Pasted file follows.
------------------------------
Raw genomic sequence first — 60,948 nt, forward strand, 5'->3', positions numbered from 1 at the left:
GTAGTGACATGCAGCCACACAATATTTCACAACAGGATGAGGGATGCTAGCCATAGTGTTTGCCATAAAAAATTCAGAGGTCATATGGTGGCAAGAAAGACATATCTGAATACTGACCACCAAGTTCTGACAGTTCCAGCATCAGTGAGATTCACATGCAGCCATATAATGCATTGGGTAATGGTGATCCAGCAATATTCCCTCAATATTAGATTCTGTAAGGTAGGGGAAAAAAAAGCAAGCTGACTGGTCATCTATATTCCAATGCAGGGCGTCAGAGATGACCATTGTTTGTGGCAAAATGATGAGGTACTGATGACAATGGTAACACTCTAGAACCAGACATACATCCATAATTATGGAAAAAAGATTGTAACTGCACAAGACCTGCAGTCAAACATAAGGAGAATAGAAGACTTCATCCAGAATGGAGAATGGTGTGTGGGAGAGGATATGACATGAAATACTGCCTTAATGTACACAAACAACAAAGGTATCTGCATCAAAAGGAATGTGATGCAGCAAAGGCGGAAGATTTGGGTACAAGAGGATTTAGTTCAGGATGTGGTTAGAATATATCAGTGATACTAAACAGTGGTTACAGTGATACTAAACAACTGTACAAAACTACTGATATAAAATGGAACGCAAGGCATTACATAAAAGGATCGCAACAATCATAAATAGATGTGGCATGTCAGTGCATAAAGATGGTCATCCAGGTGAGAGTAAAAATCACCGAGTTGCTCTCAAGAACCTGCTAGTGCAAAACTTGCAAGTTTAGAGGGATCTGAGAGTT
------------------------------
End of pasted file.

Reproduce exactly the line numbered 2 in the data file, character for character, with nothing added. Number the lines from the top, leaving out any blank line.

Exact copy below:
GTAGTGACATGCAGCCACACAATATTTCACAACAGGATGAGGGATGCTAGCCATAGTGTTTGCCATAAAAAATTCAGAGGTCATATGGTGGCAAGAAAGACATATCTGAATACTGACCACCAAGTTCTGACAGTTCCAGCATCAGTGAGATTCACATGCAGCCATATAATGCATTGGGTAATGGTGATCCAGCAATATTCCCTCAATATTAGATTCTGTAAGGTAGGGGAAAAAAAAGCAAGCTGACTGGTCATCTATATTCCAATGCAGGGCGTCAGAGATGACCATTGTTTGTGGCAAAATGATGAGGTACTGATGACAATGGTAACACTCTAGAACCAGACATACATCCATAATTATGGAAAAAAGATTGTAACTGCACAAGACCTGCAGTCAAACATAAGGAGAATAGAAGACTTCATCCAGAATGGAGAATGGTGTGTGGGAGAGGATATGACATGAAATACTGCCTTAATGTACACAAACAACAAAGGTATCTGCATCAAAAGGAATGTGATGCAGCAAAGGCGGAAGATTTGGGTACAAGAGGATTTAGTTCAGGATGTGGTTAGAATATATCAGTGATACTAAACAGTGGTTACAGTGATACTAAACAACTGTACAAAACTACTGATATAAAATGGAACGCAAGGCATTACATAAAAGGATCGCAACAATCATAAATAGATGTGGCATGTCAGTGCATAAAGATGGTCATCCAGGTGAGAGTAAAAATCACCGAGTTGCTCTCAAGAACCTGCTAGTGCAAAACTTGCAAGTTTAGAGGGATCTGAGAGTT